You can complain to most networks by:
Phone (you may have to request a callback from the necessary team)
Make sure that your correspondence makes it clear that you are complaining about an unresolved error. Emails could be ignored if they simply alert a network provider that an error has been made, rather than complaining about a lack of resolution. Include the following in your email or letter of complaint:
A copy of the bill with any errors highlighted
Your information and any account name or number you have with your network
Don’t share any payment information in letters or web forms as these are not secure.
Most networks will tell you how long you have to wait for a response, which is usually around 14 days. You could send your letter via recorded delivery or add a read receipt to your email so that you have proof that your complaint has been received. Sometimes, network providers will respond by inviting you to take up your complaint with a team leader or manager.
This option may not apply to all networks, so be ready to follow the complaints procedure for your network. Some networks may even refuse to act on your complaint if you haven’t followed procedures – for instance, if you approach a manager directly without initially contacting the company’s customer service team.
If your complaint isn’t resolved even after following the company’s procedure, you may wish to contact the ombudsman or an Alternative Dispute Resolution (ADR) scheme. The Citizens Advice Bureau can also offer advice and assistance. In these situations, ask your network provider for a deadlock letter. This is a formal refusal to resolve the problem that you can pass on to the ombudsman. You don’t need a deadlock letter to approach the ombudsman, however: if you haven’t received the letter eight weeks after requesting it, you can move forward without it.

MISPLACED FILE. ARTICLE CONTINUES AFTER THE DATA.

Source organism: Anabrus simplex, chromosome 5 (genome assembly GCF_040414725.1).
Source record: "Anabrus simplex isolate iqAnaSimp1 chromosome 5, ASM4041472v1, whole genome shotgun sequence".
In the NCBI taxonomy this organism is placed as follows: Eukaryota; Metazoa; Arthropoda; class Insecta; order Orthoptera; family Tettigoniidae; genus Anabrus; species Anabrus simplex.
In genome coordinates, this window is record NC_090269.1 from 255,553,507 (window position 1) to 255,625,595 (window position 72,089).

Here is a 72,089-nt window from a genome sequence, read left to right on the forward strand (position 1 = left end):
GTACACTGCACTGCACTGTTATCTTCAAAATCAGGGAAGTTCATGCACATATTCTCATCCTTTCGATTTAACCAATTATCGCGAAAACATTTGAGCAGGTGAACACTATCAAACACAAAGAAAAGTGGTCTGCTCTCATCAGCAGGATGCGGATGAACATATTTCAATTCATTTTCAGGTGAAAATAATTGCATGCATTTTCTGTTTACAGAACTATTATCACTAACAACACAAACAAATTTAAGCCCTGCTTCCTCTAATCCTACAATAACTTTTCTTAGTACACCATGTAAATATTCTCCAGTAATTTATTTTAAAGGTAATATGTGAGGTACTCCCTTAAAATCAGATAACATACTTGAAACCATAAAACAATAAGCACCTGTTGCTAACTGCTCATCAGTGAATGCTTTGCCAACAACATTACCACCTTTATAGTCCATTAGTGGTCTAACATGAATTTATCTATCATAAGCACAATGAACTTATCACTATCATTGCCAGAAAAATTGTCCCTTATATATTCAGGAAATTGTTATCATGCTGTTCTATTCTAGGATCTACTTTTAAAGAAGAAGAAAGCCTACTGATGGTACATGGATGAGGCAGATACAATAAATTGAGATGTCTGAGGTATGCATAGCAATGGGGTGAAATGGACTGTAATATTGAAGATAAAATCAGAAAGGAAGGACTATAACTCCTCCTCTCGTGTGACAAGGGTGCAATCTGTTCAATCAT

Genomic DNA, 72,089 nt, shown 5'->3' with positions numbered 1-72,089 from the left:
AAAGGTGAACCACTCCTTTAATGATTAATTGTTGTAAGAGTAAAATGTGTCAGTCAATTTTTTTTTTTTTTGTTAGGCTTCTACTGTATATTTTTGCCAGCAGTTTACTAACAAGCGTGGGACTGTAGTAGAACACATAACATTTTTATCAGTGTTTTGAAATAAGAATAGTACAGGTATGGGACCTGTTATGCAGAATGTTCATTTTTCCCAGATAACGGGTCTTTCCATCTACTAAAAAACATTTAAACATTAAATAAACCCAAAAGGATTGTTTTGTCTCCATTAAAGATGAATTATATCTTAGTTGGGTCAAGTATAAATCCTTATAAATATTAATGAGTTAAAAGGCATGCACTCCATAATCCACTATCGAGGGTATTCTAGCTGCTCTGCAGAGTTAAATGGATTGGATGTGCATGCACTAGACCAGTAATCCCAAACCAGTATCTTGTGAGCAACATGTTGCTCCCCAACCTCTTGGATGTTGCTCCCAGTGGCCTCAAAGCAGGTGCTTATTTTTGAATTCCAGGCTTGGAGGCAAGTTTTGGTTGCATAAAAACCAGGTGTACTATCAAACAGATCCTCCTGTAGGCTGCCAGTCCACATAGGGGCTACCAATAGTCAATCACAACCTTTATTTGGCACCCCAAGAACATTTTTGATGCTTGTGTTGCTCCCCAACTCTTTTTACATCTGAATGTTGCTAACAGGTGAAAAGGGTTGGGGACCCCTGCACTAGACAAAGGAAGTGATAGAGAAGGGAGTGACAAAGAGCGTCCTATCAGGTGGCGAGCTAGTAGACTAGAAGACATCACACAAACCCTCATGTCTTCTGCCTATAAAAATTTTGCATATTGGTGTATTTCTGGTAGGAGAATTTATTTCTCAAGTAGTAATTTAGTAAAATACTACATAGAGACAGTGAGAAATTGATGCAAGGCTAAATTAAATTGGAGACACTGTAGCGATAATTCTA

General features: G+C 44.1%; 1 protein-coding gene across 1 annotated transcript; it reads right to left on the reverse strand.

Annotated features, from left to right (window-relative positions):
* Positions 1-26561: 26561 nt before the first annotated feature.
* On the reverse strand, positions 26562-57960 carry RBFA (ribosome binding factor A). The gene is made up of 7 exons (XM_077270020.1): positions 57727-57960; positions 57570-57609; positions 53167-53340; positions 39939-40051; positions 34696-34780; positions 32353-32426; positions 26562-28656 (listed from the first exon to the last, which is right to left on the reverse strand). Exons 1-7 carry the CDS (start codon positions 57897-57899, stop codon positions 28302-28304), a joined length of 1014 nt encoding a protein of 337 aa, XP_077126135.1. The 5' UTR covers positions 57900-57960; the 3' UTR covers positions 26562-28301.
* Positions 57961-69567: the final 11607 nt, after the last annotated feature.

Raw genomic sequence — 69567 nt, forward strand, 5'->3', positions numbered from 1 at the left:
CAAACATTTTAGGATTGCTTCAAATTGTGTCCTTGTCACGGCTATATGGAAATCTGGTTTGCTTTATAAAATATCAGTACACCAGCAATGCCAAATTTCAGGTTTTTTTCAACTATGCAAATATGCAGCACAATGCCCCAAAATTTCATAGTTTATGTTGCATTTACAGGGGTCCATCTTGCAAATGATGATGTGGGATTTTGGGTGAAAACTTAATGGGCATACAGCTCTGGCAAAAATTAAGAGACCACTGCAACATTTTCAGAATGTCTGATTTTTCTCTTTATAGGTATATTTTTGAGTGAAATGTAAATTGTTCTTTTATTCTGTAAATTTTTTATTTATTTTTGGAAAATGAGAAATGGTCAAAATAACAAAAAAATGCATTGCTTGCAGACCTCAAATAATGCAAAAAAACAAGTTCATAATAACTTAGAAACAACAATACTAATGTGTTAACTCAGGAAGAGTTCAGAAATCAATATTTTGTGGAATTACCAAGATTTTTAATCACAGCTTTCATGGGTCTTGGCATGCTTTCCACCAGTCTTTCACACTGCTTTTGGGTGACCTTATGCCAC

Ofcom stipulates that all communications providers must be members of an ADR scheme. Here are the ADRs for the main UK mobile networks.
|Three||Ombudsman Services: Communications|
|EE||Ombudsman Services: Communications|
|Tesco Mobile||Ombudsman Services: Communications|
|Sky Mobile||Ombudsman Services: Communications|
|giffgaff||Ombudsman Services: Communications|
|SMARTY||Ombudsman Services: Communications|
|ASDA Mobile||Ombudsman Services: Communications|
|O2||Ombudsman Services: Communications|
You must contact the necessary ADR within a year of your deadlock letter being issued. The ombudsman will act as an independent party, and will make a decision based on the following:
Both sides of the story
Industry best practice
These schemes exist to resolve complaints fairly and impartially, but there’s no guarantee that the outcome will be in your favour.
That’s it, unfortunately. You can take your complaint to the ombudsman again if you think a mistake was made or you have new information to present. The service is free, so you lose nothing if you have new evidence to offer. This will take time, though, and you need to make sure that the bill is paid during this time, otherwise the situation could get even messier.
Some networks have specialised services to make it easier for people with disabilities to make a complaint. Make any issues clear to your network when you initially approach them, as most will be able to make the process more accommodating for you.